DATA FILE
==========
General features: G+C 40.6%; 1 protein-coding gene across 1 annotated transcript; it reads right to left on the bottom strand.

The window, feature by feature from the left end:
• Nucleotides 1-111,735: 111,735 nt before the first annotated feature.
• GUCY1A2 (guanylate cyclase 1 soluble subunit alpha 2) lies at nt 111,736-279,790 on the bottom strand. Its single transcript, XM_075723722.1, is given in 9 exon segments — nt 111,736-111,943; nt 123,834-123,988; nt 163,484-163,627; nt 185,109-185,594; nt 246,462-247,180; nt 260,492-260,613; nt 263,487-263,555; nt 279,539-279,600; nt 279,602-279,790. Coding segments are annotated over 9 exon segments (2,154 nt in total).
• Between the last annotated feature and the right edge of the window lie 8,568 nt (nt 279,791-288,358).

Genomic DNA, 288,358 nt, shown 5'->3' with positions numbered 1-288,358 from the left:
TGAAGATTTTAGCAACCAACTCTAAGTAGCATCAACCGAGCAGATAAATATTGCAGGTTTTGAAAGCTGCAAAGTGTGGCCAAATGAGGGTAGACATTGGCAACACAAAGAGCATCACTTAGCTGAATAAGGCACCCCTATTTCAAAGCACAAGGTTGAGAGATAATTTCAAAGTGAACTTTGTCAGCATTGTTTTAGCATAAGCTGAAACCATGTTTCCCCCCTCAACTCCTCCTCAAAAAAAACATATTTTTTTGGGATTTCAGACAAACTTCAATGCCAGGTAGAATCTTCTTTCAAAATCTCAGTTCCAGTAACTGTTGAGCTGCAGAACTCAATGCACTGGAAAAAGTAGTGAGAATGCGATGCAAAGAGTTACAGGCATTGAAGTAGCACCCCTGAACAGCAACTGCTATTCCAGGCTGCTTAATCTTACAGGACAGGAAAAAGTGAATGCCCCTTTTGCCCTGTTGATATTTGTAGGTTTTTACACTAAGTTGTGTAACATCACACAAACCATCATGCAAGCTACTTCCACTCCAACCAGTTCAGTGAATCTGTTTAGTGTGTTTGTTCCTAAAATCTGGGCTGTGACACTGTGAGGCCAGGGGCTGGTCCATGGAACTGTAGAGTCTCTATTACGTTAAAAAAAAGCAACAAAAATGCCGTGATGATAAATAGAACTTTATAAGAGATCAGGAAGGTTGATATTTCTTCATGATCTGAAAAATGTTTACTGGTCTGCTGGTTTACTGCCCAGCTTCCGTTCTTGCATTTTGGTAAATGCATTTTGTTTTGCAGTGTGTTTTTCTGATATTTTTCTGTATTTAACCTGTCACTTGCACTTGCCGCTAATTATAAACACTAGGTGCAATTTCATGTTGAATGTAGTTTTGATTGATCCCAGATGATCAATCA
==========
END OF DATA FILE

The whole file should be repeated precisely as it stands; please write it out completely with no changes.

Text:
General features: G+C 40.6%; 1 protein-coding gene across 1 annotated transcript; it reads right to left on the bottom strand.

The window, feature by feature from the left end:
• Nucleotides 1-111,735: 111,735 nt before the first annotated feature.
• GUCY1A2 (guanylate cyclase 1 soluble subunit alpha 2) lies at nt 111,736-279,790 on the bottom strand. Its single transcript, XM_075723722.1, is given in 9 exon segments — nt 111,736-111,943; nt 123,834-123,988; nt 163,484-163,627; nt 185,109-185,594; nt 246,462-247,180; nt 260,492-260,613; nt 263,487-263,555; nt 279,539-279,600; nt 279,602-279,790. Coding segments are annotated over 9 exon segments (2,154 nt in total).
• Between the last annotated feature and the right edge of the window lie 8,568 nt (nt 279,791-288,358).

Genomic DNA, 288,358 nt, shown 5'->3' with positions numbered 1-288,358 from the left:
TGAAGATTTTAGCAACCAACTCTAAGTAGCATCAACCGAGCAGATAAATATTGCAGGTTTTGAAAGCTGCAAAGTGTGGCCAAATGAGGGTAGACATTGGCAACACAAAGAGCATCACTTAGCTGAATAAGGCACCCCTATTTCAAAGCACAAGGTTGAGAGATAATTTCAAAGTGAACTTTGTCAGCATTGTTTTAGCATAAGCTGAAACCATGTTTCCCCCCTCAACTCCTCCTCAAAAAAAACATATTTTTTTGGGATTTCAGACAAACTTCAATGCCAGGTAGAATCTTCTTTCAAAATCTCAGTTCCAGTAACTGTTGAGCTGCAGAACTCAATGCACTGGAAAAAGTAGTGAGAATGCGATGCAAAGAGTTACAGGCATTGAAGTAGCACCCCTGAACAGCAACTGCTATTCCAGGCTGCTTAATCTTACAGGACAGGAAAAAGTGAATGCCCCTTTTGCCCTGTTGATATTTGTAGGTTTTTACACTAAGTTGTGTAACATCACACAAACCATCATGCAAGCTACTTCCACTCCAACCAGTTCAGTGAATCTGTTTAGTGTGTTTGTTCCTAAAATCTGGGCTGTGACACTGTGAGGCCAGGGGCTGGTCCATGGAACTGTAGAGTCTCTATTACGTTAAAAAAAAGCAACAAAAATGCCGTGATGATAAATAGAACTTTATAAGAGATCAGGAAGGTTGATATTTCTTCATGATCTGAAAAATGTTTACTGGTCTGCTGGTTTACTGCCCAGCTTCCGTTCTTGCATTTTGGTAAATGCATTTTGTTTTGCAGTGTGTTTTTCTGATATTTTTCTGTATTTAACCTGTCACTTGCACTTGCCGCTAATTATAAACACTAGGTGCAATTTCATGTTGAATGTAGTTTTGATTGATCCCAGATGATCAATCA